For all the hurt, this basement of the human experience that is infidelity has also produces some pretty good tunes.  Songs about infidelity run the gambit, from the campy and sardonic, to the emotional and lyrical, to the morally ambiguous. So with no further ado, here is The Kabosh’s countdown of the top cheating songs of all time:

As We Lay – Kelly PriceKelly lays bares her soul on this soaring ballad about a night of passion with a secret lover. While I prefer this version, the original sung by the legendary Shirley Murdock is also yearning and breathtaking. 

Resentment – Beyoncé: B’s take on the inner conflict of staying with a cheating lover builds to a roaring crescendo of heartbreak and pain.  

Fool of Me – MeshellNdegeocelloA barebones confessional that emphatically asks, “You made a fool of me, tell me why?  If you have ever been cheated on, you may need the tissues for this one.

G.H.E.T.T.O.U.T. – Changing Faces: When a woman’s fed up, brotha you betta get to steppin because, as the song states: “I can do bad all by myself”. 

In My Bed – Dru Hill:  This soulful breakout hit, which along with the then controversial single’s video, put Dru Hill on the map. 

I Can Be – Aaliyah: A bass-driven funky boast of a woman who is ready, willing, and able to be the other woman. 

Love Should Have Brought You Home – Toni Braxton : A hit from the Boomerang soundtrack, this song always reminds me of when in the film Halle Berry responds to Eddie Murphy’s declaration of love stating, “…love shoulda brought your ass home last night” and proceeds to smack him silly.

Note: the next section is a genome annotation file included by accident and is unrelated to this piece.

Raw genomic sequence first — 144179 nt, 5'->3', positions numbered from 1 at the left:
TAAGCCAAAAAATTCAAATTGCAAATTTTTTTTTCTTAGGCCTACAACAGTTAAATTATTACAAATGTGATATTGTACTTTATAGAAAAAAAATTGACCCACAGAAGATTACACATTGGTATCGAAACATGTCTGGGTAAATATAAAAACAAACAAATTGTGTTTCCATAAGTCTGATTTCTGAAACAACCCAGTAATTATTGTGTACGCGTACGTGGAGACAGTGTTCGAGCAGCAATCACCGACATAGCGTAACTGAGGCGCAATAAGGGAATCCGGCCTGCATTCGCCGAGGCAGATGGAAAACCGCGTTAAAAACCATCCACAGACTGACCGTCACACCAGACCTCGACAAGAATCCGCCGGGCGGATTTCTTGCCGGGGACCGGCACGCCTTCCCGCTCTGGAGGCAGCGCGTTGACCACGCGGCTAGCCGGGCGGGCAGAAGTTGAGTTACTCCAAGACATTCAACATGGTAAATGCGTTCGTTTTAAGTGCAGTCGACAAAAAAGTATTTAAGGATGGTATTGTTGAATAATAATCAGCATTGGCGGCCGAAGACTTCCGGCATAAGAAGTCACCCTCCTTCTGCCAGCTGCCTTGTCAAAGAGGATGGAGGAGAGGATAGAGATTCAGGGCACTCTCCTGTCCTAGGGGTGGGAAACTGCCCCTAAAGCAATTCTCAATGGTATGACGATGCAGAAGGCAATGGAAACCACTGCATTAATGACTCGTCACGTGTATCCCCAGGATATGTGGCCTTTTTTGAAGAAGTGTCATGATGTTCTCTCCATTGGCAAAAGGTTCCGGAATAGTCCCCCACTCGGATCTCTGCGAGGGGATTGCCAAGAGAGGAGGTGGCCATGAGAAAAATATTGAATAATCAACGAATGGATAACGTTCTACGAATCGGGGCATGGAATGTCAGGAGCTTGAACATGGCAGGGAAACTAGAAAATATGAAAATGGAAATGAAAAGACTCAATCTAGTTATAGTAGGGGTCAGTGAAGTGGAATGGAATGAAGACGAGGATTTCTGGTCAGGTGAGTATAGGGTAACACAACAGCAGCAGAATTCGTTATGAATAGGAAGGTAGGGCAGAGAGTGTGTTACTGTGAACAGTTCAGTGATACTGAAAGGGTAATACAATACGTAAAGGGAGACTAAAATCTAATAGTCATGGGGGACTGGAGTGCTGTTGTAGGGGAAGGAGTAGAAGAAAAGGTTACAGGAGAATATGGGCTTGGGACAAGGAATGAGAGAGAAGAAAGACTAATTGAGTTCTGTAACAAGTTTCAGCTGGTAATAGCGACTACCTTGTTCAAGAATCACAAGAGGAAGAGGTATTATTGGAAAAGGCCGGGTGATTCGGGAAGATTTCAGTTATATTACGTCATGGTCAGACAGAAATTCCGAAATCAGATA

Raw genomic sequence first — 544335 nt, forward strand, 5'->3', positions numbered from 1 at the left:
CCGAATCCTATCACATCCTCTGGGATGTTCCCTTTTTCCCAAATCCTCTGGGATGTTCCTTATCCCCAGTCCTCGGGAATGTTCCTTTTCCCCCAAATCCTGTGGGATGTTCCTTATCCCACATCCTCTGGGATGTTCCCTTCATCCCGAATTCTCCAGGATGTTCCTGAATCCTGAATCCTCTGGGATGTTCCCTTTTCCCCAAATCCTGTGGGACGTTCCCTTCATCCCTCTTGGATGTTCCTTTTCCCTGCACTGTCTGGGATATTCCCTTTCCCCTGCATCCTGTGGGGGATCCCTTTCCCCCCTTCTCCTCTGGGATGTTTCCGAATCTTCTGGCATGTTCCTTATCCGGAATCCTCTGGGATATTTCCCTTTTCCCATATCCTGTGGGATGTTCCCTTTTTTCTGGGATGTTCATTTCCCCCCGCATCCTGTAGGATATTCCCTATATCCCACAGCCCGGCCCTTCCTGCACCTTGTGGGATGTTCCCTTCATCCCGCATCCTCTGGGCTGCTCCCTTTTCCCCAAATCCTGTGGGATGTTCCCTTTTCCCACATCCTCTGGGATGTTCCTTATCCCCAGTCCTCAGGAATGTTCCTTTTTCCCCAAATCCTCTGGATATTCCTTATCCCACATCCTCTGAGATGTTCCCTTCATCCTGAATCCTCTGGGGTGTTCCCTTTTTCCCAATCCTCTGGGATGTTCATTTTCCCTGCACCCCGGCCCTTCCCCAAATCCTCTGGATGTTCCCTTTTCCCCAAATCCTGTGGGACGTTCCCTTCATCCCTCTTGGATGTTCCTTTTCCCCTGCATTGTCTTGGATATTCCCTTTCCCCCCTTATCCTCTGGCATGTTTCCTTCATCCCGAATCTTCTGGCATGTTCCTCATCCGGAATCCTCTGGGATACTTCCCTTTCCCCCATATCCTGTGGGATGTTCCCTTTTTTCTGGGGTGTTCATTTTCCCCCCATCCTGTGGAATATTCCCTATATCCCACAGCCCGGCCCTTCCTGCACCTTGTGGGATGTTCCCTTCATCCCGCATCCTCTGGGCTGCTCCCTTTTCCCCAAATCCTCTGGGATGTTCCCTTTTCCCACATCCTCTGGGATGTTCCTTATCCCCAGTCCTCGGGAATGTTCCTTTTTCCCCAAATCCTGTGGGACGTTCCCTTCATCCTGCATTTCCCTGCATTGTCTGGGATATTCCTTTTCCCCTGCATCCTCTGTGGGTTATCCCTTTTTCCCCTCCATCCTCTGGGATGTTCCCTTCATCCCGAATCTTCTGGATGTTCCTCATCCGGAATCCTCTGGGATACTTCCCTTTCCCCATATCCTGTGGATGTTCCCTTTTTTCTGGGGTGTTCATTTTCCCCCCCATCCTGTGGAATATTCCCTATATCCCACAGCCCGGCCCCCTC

Secret Lovers – Atlantic Starr:  A philandering classic of star-crossed lovers kept apart by their current relationships. 

Everything I Miss At Home – Cherrelle Featuring Alexander Oneal – The duo famous for Saturday Love recounts an affair of the heart.

Me and Mrs. Jones Not much to say about this one, they had a thing going on.  Strangely enough, in blue-eyed soul news, I found out Michael Bublé has a version of this song, as well.  Something about this feels wrong…blasphemous even!

Creep – TLC – Everyone’s favorite keep it on the down low anthem—the lyrics to which my mom still manages to mangle:  “just keep it on the downside“.   

Down Low – R. Kelly – Don’t mess with Mr. Biggs’ Woman Kells; Ron Isley will get the reach on you.  Nuff said. 

Not Gon Cry – Mary J.  BligeSome of us are still waiting to exhale.  Listening to this Mary track should get you at least half way there.

O.P.P. :  Naughty By Nature – This song is without a moral thermometer, but it sure does rock the club. 

Laundremat – Nivea & R.Kelly Soap, Powder, Bleach, Towels, Fabric Softner, Dollars, Change, Pants, Socks, Dirty Drawers I’m Headed To The Laundromat

Now give me your favorites.  Which cheating anthems get your blood boiling? Which help you cope with the pain of a wayward lover?  Do you blast them in your room in the mirror? Or do they provide the soundtrack while you bust the windows out his car?  Also, what does this cheating moment mean?